We invite you to join us at the Department of Education Public Hearing to support current and former Corinthian (Everest, Heald, and Wyotech) students who will be speak directly to DOE officials to tell their stories and demand debt cancellation.
Join online at: Corinthian.debt.is The Debt Collective tech team created this page so that those of us who can’t be in Anaheim in person can be there virtually. This website will go live an hour before the hearing with a livestream, chat, social media links, DoE twitter bomb and other virtual actions. Everyone who wants to support Corinthian students as they demand debt cancellation, meet here on Nov 4th: http://corinthian.debt.is
What’s the Background?
On September 17th, Strike Debt launched The Debt Collective, where we are developing a new platform for organization, advocacy, and resistance. We aim to build power to bargain with creditors or even to threaten a debt strike. As we build membership, debtors can join together based on region, type of debt, or lender.
Alone our debts are a burden; together they make us powerful.
People already get it. Denny in South Dakota emailed us to ask, “Is it possible there are others who have some of my issues in common? Is there an opportunity to collectivize this issue?”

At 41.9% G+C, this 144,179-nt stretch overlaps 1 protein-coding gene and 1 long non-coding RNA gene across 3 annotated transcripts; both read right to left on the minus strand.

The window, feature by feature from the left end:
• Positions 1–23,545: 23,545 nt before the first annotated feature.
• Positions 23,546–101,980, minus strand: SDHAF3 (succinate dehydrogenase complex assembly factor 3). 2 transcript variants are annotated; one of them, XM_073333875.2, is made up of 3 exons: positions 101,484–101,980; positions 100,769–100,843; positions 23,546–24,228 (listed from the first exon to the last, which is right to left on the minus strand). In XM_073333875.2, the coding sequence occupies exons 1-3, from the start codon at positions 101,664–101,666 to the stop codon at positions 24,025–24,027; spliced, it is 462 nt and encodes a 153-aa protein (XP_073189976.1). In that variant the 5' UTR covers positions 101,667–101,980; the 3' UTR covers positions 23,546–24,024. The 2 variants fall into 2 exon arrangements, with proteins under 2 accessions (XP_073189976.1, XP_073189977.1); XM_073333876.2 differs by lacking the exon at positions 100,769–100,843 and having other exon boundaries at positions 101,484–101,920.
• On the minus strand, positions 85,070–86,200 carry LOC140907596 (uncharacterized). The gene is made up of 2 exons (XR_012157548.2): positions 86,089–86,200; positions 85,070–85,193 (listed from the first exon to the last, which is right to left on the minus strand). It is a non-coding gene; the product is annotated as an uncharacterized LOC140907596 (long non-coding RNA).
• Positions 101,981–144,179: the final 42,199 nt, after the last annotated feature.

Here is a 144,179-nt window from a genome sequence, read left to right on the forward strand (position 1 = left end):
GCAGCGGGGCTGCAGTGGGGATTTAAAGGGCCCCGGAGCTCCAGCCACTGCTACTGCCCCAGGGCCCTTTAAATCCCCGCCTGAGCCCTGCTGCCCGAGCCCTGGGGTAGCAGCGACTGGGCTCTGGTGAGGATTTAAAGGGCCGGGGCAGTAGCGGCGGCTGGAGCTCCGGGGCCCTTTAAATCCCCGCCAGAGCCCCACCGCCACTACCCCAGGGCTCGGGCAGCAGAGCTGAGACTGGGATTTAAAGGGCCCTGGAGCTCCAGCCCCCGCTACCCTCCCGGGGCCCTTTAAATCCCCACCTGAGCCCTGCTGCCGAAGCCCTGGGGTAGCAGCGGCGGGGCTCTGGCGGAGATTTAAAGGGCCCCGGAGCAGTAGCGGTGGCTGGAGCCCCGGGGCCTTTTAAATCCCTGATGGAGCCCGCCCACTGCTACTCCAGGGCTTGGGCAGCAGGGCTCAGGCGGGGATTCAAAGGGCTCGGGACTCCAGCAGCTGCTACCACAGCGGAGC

Phil in California asked a similar question, “Do you have a collective group of Bank of America Mortgage debtors?” Denny and Phil’s questions show that people already understand what the debt collective can do.
People are ready to organize and begin demanding fair terms: fair interest rates, fair principal amounts, even the abolition of unjust debts.
Why Start With a For-Profit College?
The Debt Collective’s pilot project is with current and former students from for-profit Everest college. Everest, like other for-profit schools, targets students from low-income households, disproportionately from minority backgrounds. As Everest’s parent company, Corinthian, falls apart and its predatory activities are revealed, students are still expected to pay back their loans.
If Everest students join together, we believe they can win a full debt discharge. Their victory will help us demonstrate debtors’ collective power and other groups can be formed to follow their example.